• By the year 2050, Caucasians will account for less than 50% of the U.S. population (Walsh, 2004, p. 19). Providing education and training based upon the culturally diverse needs among all healthcare levels challenges healthcare educators of today. “Designing educational process includes… the physical, cognitive, cultural, social and economic characteristics of the [individual] being taught with … educational resources are available in a form based on learning needs” (Walsh, p. 20). Understanding and respecting the diverse needs of the student population of a teaching session allows the educator to become actively aware and flexible with the lesson plan for the material being presented. Additionally, the instructor needs to provide education to a diverse population of healthcare workers in a nondiscriminatory environment that is conducive to a supportive environment where the student feels at ease to seek further clarification without judgmental preconceptions based on the suggested diverse factors outlined: language; knowledge and skill level; physical and mental challenges; social beliefs; economic factors; sprit and psychosocial values. More importantly is the ability of the healthcare worker to identify and work through their own individual biases. “This means that one has to focus on developing the ability to negotiate cultural diversity” (Scott, 2001, p. 1). Recognizing preconceived thoughts and judgments by the individual student allows the student to break down any barriers that may inhibit them from being completely open to the learning experience. By developing a multicultural perspective, the educator is cultivating experience through perceiving, evaluating, believing, and doing (Scott, p. 1).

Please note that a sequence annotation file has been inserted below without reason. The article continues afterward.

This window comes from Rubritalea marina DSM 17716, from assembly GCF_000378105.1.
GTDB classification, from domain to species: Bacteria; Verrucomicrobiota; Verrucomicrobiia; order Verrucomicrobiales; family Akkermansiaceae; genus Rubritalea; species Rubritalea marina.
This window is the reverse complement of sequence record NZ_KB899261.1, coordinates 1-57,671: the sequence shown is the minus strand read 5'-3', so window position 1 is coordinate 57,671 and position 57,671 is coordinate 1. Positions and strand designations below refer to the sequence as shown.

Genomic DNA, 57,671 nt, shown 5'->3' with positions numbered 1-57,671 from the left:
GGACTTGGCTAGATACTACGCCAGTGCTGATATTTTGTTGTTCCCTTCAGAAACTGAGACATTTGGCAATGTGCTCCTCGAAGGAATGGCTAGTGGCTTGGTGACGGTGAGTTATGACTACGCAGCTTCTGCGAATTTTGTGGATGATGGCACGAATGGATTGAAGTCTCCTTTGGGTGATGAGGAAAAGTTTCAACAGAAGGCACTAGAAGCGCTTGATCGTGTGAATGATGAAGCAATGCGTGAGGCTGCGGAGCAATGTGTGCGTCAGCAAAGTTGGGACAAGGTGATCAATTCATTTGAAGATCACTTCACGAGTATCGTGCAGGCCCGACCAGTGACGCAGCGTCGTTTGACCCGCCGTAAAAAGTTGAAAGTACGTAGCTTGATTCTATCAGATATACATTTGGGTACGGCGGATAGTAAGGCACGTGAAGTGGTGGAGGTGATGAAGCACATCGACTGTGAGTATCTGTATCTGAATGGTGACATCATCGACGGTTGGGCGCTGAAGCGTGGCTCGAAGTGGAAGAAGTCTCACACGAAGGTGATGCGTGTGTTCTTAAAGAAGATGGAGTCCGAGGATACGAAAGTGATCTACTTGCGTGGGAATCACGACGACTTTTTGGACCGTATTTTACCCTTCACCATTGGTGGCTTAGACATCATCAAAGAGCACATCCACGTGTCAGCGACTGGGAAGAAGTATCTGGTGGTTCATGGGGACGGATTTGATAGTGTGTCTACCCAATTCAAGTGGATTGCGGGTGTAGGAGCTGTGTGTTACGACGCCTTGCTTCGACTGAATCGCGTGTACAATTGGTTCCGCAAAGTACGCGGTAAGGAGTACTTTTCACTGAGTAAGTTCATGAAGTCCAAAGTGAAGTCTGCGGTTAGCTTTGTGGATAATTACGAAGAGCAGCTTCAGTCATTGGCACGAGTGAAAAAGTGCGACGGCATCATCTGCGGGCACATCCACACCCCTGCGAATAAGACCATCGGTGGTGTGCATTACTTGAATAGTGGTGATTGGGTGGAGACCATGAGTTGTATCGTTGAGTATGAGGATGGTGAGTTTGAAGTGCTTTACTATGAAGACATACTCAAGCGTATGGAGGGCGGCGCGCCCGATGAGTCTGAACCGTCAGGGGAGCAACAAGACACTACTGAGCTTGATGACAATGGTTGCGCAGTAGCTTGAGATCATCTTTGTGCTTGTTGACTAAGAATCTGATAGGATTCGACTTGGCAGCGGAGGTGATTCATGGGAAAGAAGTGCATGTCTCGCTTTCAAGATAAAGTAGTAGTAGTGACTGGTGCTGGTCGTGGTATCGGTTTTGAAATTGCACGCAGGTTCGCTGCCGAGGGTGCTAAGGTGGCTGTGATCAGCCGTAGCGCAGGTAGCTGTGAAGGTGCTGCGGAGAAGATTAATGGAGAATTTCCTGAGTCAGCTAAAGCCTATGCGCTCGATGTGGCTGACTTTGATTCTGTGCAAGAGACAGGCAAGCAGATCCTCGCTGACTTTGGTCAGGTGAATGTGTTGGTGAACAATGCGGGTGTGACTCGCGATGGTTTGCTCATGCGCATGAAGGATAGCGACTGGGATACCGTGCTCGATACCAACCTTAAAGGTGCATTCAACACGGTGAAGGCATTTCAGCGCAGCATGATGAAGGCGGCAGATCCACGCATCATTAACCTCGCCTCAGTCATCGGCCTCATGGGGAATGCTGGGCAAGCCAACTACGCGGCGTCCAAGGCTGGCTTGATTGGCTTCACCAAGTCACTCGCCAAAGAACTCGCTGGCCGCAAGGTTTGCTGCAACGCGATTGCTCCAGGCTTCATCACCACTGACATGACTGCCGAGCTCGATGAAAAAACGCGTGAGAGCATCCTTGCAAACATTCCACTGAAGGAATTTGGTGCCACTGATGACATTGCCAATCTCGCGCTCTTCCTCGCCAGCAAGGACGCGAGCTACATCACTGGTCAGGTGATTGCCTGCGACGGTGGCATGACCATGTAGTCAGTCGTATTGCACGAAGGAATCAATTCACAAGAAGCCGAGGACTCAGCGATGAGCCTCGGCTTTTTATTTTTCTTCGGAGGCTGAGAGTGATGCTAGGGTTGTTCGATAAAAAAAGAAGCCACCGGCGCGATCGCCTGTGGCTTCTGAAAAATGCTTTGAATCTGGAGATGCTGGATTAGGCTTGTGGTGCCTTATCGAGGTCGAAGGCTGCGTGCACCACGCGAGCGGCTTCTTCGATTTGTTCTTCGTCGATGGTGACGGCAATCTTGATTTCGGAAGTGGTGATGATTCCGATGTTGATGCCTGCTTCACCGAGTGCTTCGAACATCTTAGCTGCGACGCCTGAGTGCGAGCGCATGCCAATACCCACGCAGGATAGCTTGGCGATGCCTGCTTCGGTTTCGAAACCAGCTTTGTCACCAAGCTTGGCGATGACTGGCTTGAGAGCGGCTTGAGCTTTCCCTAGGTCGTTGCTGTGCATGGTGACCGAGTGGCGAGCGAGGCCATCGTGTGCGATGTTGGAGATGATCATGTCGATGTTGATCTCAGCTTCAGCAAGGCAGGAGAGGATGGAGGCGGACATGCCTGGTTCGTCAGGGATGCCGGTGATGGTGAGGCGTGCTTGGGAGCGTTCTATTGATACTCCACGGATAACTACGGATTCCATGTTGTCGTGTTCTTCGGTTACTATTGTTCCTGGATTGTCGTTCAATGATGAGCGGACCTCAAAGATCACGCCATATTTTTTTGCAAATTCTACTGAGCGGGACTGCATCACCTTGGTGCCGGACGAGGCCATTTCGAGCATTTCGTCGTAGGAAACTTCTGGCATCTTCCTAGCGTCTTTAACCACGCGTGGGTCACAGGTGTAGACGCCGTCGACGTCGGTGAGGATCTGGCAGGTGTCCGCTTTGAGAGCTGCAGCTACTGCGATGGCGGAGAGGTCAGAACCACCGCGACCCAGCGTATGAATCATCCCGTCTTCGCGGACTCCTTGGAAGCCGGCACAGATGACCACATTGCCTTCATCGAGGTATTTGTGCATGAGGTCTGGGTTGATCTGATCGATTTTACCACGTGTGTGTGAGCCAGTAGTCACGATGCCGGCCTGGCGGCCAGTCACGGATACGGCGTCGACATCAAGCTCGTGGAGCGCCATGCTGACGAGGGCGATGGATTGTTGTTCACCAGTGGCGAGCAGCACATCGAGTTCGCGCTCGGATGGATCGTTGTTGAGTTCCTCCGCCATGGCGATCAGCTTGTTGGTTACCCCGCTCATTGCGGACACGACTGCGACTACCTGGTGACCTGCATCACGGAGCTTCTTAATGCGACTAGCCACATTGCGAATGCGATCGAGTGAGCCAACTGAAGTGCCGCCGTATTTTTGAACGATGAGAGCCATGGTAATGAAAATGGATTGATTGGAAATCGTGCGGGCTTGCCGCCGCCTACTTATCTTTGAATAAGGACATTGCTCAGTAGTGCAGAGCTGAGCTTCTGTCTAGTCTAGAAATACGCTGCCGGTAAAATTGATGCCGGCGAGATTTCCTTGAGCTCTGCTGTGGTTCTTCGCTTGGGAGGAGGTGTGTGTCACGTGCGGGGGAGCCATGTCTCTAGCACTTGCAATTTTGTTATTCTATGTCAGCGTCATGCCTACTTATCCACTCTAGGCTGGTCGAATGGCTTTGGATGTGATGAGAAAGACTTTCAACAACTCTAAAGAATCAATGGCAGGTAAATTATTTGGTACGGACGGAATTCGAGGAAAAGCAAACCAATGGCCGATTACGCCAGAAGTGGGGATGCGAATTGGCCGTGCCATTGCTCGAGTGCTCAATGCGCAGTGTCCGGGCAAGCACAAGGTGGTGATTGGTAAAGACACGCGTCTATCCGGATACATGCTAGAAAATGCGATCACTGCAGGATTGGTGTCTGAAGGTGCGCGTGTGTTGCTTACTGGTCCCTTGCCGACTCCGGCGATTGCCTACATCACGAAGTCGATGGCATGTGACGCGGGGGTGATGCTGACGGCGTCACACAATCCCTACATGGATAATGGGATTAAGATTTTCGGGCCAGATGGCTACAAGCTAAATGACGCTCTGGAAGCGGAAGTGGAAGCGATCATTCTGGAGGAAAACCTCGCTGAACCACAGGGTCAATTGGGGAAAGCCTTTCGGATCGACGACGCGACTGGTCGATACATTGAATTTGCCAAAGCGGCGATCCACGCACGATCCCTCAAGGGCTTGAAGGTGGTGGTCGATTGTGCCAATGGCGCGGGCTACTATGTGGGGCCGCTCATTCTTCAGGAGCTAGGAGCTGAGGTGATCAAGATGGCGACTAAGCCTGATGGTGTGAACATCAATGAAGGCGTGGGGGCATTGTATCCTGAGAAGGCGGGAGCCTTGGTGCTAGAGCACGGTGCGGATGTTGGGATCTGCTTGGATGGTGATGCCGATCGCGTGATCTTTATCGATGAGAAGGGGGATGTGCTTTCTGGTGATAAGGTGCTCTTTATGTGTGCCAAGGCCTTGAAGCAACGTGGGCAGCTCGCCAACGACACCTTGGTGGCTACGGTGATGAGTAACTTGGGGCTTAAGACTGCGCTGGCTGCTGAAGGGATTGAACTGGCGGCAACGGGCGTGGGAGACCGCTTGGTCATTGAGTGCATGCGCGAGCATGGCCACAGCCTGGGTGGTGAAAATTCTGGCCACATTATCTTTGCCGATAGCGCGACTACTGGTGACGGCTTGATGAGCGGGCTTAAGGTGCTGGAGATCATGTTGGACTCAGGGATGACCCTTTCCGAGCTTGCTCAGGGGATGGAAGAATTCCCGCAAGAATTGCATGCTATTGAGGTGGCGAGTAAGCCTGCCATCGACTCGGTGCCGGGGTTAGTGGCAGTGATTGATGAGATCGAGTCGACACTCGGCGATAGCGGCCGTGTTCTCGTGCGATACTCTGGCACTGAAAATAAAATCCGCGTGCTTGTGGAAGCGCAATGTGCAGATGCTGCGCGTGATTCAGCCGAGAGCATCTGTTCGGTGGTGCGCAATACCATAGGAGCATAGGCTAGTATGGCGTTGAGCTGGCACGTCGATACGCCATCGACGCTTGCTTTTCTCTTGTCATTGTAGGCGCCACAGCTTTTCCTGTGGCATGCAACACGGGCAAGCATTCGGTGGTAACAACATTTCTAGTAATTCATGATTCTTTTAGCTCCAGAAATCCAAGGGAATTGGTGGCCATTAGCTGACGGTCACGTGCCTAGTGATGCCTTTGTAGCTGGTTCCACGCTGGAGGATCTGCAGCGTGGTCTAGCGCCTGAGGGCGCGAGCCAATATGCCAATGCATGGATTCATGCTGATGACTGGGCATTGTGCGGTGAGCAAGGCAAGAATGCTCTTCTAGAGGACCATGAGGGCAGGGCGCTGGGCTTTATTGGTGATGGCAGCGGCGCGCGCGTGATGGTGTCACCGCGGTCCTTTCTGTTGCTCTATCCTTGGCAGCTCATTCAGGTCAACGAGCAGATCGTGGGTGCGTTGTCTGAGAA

• Adults learn in very different ways so in order to educate one’s staff the educator must know how to best incorporate the teaching process to maximize the benefits of learning for all that are involved. Providing a wide range use of these teaching principles can almost guarantee that each staff member will walk away learning something. The first step in creating a new educational program for staff is to assess the learning style of the learners to determine the level of effectiveness of the education (Russell, 2006). Three types of learning styles are noted and most staff will fall into one or a combination of these styles. These learning styles consist of visual, auditory, and kinesthetic learning. Visual learning is the first type learning style where these learners make use of their eyes to assist in the learning process. They favor pictures and charts as well as written materials. Suggestions for the educator are to present the information making full use of charts, graphs, and pictures. Handouts that are organized and attractive visually will also benefit the visual learner. Another way to assist in the learning process of a visual learner is by using the computer, videos, and PowerPoint (Russell, 2006). The second type of learning style is that of an Auditory style. These types of learners listen to others well and learn by repetition and discussion. The educator can assist this learning style by rewording the key concepts and questions asked in order to pass on understanding. The educator can also use music and speech tones and pitches to offer a variety of sounds. Knowing who is an auditory learner is a good idea so that suggestions for sitting near the front of the class can be made in order to ensure that hearing is not an issue (Russell, 2006). The third type of learning style is that of the kinesthetic learner. These learners use the sense of touch to help them in their learning process. They prefer to learn hands on with new machinery or materials and after learning the new concept; will never have to learn it again. The kinesthetic learner is coordinated and prefers to keep moving rather than sitting still. The best intervention an educator can provide in assisting this type of learning style is allowing numerous breaks throughout the learning session. These types of learners also learn well by moving around or even walking around in the room during the session. Kinesthetic learners enjoy presentation by teachers and other staff members and especially like using computers and other types of machines or products to learn what they are teaching (Russell, 2006). The educational program will be developed based upon the learning needs of the staff. Since three types of learning styles are present, all materials will include details so that all learners will be appealed to. The visual learners will be attracted to the lecture notes provided by the educator that include many colors and organized information. Handouts of PowerPoint presentations will be given as well as copies of the PowerPoint lecture slides. The educator will use their voice in a way that appeals to the auditory learner with lack of monotony. Videos and music will also be used to integrate the concepts. For the kinesthetic learner, the educator will use return demonstrations and computer to assist in the teaching of the material.